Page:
Instead, I begin to count the spaces between the fits of coughing that leave me spent and exhausted. My lungs may have rallied enough to take me off a ventilator but they aren’t anywhere near being healthy. When I start coughing, I can’t stop; when I can’t stop, I gasp for air; when I’m gasping, the edges of my vision turn dark and starry.
It’s exactly what it felt like when I thought I was drowning.
When it happens again, I press the call button, and Chris the Hot Nursing Assistant comes in. He sees me struggling to breathe and adjusts the bed so I am sitting up. He takes a suction tube, like the kind from the dentist, and slips it into my mouth. What comes out makes me think of hoarfrost, little crystal shards, that I’ve coughed out of my chest. No wonder I can’t breathe, if this is what’s inside me.
“Okay,” Chris soothes. “Now, try to even out those breaths.”
I cough again, my ribs seizing and my eyes watering.
“In…and out. In…out,” he says. He grasps my hand firmly and looks into my eyes. I don’t blink. I hold on to his gaze like a lifeline.
My gasps level out. Chris squeezes my fingers, an acknowledgment. But I still can’t keep that tickle from my throat, that urge to cough, from taking over. “Just match me,” he instructs, exaggerating his breathing so that I can follow along.
It takes a few moments, but eventually, I am doing my best to breathe along with him.
A few more moments, and I find my voice again. Now that I am breathing, he will leave. And I don’t want to be alone again. “Are you single?”
“Are you asking?” He laughs.
I shake my head. “I have a boyfriend. But one day, you’re going to make someone an incredible partner.”
He smiles, clasping his other hand over our joined ones. Just then, the door opens, and as if I’ve conjured him, Finn enters in his PPE.
“Since you just lit up like a Christmas tree,” Chris says, “I’m guessing this is the boyfriend.”
“Dr. Colson,” Finn corrects, narrowing his eyes.
Chagrined, Chris drops my hand. “Of course,” he says, and he glances at me. “Just breathe,” he reminds me, winks, and slips out of my room.
Finn sits down in the chair Chris has vacated. “Should I be jealous?” he asks me.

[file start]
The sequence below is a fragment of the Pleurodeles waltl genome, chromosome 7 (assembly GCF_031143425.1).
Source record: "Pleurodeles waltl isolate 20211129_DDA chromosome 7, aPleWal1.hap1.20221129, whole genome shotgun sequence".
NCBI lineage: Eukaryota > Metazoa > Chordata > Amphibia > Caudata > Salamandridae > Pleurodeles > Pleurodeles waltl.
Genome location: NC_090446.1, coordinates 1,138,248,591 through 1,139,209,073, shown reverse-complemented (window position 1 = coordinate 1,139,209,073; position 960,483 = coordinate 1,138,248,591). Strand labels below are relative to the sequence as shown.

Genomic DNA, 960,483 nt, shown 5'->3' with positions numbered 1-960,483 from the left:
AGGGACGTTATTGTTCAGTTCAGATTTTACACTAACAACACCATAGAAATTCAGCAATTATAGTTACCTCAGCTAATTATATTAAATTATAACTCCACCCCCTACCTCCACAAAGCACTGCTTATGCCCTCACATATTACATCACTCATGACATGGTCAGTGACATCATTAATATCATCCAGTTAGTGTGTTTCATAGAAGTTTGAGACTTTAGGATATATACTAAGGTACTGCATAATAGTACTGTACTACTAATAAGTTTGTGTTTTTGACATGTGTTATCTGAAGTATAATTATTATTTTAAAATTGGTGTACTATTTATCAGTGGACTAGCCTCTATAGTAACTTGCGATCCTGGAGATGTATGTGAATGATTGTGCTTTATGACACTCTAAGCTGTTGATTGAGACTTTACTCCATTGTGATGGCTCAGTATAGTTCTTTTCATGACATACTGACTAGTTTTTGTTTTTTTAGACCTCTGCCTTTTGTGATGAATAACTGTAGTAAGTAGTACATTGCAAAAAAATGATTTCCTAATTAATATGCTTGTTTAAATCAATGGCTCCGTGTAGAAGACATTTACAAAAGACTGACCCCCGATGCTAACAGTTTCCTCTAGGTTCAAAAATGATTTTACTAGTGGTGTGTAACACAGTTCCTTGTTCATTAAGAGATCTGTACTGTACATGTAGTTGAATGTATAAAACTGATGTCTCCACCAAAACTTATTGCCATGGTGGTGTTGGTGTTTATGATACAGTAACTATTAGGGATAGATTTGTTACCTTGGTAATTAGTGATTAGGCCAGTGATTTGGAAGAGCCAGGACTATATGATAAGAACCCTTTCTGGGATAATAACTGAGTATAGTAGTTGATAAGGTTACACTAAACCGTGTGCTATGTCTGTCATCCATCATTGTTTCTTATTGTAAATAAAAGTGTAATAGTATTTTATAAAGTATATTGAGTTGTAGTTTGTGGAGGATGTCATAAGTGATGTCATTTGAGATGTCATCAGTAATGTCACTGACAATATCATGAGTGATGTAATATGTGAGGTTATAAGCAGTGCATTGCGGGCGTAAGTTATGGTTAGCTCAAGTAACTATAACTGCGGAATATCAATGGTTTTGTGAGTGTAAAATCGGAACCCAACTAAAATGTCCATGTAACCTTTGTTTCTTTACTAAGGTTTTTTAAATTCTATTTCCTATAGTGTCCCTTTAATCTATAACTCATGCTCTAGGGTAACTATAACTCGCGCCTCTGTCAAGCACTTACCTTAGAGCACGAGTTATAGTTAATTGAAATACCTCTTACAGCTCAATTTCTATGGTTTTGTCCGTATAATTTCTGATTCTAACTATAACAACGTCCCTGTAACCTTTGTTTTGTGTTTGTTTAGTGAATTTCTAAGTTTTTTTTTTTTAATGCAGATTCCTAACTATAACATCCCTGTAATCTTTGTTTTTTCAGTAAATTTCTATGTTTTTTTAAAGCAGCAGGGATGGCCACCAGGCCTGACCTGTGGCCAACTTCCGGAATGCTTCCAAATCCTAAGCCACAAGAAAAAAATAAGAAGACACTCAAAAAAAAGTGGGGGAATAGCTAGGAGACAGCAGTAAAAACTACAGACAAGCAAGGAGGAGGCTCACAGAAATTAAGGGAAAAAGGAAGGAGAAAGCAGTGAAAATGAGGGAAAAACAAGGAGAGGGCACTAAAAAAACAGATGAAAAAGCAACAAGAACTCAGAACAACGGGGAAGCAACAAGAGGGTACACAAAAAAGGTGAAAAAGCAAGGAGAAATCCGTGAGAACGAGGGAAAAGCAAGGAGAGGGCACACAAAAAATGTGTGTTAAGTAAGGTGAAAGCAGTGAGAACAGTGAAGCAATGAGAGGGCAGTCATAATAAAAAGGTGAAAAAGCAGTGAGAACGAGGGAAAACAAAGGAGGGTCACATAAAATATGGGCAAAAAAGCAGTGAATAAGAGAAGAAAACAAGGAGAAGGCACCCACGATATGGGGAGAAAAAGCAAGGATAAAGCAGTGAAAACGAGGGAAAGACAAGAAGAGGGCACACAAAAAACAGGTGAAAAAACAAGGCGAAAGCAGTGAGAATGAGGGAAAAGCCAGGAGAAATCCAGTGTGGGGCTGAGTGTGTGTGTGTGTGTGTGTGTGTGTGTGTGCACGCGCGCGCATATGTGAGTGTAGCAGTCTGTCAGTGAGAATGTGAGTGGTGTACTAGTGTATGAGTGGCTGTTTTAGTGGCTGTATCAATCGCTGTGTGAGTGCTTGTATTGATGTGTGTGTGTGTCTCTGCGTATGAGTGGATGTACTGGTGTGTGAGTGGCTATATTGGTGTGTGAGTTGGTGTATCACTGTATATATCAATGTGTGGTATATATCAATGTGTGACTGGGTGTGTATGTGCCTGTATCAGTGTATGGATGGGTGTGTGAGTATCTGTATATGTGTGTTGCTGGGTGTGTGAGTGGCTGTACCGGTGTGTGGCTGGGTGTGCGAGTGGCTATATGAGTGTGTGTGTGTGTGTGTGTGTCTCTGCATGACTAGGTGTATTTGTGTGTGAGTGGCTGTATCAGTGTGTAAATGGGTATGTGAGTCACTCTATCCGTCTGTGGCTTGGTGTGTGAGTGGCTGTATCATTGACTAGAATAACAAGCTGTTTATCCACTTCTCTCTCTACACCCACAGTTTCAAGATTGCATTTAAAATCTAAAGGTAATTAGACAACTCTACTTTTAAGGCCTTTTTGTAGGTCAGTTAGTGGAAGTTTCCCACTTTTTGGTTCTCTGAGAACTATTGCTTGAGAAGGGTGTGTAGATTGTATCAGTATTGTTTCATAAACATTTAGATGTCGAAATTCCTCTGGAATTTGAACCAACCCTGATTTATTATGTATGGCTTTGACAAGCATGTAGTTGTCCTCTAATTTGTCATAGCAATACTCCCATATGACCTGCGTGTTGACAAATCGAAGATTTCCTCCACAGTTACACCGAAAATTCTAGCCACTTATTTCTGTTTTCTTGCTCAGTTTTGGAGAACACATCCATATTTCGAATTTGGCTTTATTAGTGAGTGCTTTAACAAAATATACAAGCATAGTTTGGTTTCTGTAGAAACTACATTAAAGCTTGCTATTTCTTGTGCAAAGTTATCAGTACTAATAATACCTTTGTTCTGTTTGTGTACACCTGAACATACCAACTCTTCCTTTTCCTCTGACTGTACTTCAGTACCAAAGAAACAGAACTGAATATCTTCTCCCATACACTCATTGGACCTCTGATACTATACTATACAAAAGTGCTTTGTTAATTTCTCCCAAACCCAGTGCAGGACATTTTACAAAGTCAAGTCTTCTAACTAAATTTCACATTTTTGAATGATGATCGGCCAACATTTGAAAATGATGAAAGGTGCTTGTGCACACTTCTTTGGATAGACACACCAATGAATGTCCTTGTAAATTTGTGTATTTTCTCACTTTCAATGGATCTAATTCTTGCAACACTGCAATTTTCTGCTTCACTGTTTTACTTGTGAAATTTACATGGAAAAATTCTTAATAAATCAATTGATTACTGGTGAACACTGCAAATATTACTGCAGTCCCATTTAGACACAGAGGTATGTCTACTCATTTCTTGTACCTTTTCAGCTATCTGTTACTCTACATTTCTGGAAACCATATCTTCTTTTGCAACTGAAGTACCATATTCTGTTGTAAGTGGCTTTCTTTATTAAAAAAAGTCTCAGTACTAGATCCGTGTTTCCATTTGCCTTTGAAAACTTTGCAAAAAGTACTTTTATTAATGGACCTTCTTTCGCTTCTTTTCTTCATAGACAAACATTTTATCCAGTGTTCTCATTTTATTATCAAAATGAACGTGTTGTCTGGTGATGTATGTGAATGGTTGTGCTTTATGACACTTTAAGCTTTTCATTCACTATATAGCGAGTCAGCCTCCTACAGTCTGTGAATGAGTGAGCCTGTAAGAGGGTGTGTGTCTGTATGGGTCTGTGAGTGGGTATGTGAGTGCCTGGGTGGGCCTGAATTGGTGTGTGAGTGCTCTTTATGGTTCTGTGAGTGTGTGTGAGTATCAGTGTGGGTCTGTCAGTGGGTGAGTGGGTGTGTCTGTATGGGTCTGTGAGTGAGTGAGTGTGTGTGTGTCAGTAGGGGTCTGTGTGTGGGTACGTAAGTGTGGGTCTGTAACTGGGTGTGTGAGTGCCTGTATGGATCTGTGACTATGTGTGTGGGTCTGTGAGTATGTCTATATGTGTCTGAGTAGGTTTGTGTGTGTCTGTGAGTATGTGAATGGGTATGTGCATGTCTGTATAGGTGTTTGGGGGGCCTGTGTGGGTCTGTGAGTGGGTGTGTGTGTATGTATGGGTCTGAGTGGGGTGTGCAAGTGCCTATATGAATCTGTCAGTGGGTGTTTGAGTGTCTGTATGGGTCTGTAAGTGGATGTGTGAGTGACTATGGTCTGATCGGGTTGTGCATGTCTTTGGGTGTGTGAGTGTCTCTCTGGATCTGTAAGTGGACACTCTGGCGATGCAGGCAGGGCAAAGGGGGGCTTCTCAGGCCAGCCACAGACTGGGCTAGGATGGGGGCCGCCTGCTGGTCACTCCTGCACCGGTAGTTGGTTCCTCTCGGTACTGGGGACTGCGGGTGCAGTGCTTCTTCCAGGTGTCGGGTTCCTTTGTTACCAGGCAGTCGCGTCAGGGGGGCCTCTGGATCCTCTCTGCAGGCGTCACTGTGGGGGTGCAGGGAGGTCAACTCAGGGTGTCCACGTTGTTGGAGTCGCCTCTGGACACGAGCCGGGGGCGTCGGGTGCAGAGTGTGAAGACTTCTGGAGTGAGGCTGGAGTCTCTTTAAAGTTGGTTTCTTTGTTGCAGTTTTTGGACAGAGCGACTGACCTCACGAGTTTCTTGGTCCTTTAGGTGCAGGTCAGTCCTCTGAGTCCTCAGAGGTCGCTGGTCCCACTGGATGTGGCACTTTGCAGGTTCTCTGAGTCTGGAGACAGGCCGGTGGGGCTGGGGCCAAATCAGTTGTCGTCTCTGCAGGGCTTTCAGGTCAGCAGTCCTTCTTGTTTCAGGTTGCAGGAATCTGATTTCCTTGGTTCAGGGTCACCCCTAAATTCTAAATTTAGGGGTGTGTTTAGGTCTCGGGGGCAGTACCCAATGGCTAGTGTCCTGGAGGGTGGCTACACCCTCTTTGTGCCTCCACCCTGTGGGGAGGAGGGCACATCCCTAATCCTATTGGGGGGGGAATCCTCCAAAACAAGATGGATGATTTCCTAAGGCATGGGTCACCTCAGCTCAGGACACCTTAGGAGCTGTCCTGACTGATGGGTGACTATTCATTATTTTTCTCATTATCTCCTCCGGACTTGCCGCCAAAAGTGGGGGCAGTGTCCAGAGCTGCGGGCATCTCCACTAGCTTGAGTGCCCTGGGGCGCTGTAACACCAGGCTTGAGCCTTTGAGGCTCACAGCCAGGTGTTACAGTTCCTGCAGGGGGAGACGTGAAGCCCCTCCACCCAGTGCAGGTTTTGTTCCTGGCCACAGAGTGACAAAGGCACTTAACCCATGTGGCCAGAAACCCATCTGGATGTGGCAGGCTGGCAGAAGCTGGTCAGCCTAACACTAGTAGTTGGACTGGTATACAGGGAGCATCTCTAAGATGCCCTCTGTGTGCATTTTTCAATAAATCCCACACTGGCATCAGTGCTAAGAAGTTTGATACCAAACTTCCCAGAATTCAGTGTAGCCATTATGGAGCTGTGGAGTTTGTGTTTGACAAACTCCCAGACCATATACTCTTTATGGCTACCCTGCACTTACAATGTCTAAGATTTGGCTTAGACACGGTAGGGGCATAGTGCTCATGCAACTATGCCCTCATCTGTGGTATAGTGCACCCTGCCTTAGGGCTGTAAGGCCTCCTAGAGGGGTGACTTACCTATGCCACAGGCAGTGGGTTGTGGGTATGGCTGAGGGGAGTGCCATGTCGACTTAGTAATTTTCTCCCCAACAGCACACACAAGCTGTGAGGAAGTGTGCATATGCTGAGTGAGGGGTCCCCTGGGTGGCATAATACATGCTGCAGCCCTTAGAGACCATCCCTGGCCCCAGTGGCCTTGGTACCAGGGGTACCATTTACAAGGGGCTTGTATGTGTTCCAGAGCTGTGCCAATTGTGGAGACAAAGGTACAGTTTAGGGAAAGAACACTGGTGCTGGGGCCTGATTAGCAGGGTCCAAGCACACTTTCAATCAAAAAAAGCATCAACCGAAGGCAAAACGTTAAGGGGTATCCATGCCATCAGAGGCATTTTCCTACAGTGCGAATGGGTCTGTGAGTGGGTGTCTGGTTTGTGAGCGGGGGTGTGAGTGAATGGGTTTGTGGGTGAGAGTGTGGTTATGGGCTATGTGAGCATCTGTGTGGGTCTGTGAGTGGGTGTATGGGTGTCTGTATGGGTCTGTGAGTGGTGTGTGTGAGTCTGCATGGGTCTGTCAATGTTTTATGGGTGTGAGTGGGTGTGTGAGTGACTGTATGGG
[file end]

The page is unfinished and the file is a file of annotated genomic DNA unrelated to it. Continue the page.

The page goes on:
I roll my eyes. “Yes, because the first thing I’m thinking about after almost dying is cheating on you.”
The sentence hasn’t even left my mouth before I feel a furious blush on my cheeks.
With the exception of how Finn and I met, I haven’t really had a chance to see him in his professional mode. It’s impressive to see him cut a swath through the hospital, but the way he just used his title to bully Chris makes me cringe a little…even though I should probably be flattered by the fact that he was possessive.
What he said or did, though, pales by comparison to the fact that he’s
. He’s in my room; he’s not on the other side of the glass; I’m not alone. It makes me giddy. “Where have you been?”
“Earning our rent,” he says. “But I missed you.”
I reach out my hand to touch him. Just because I can. “I missed you, too.”
I want him to take off his mask; I want to see his whole face as if everything between us is normal. But I also know that he’s already taking a risk being in this room with me, even trussed up in all that gear.
It strikes me that Covid isn’t the only thing that can take your breath away.
I remember the first time I saw Finn in a suit instead of scrubs—on an official date, waiting for me at a table at an Italian place in the Village. When I came in, late because of subway delays, he stood up and the room narrowed to the size of just us. I had to actively remember to draw in air.
A week later, in the middle of a heated kiss, his fingers found the strip of skin between my sweater and my jeans. It was like being branded, and all the breath rushed out of me in a sigh.
Months into our relationship as I reached for him in the dark, I remember thinking how lovely it was to have a body you knew as well as your own. How he gasped when I touched him the way he liked; how
gasped at the miracle of knowing exactly what that was.
Suddenly I realize how lucky I’ve been to have had Finn with me when I got sick. If he hadn’t realized that I passed out from a lack of oxygen; if he hadn’t gotten me to the hospital—well, I might not be sitting here now. “Thank you,” I say, my voice thick. “For saving me.”
He shakes his head. “You did that yourself.”
“I don’t remember any of it,” I tell him. “I don’t even remember being in the hospital before going on the vent.”
“That’s normal,” Finn says. “And that’s what I’m here for.” The corners of his eyes crinkle, and I think that of all the horrible things about the masks everyone has to wear, this must be the worst: it is so hard to tell when someone is smiling at us. “I’ll be your memory,” he promises.
A part of me wonders how his recollection could be any less faulty than mine. For one thing, he wasn’t here the whole time. And, in my mind, neither was I.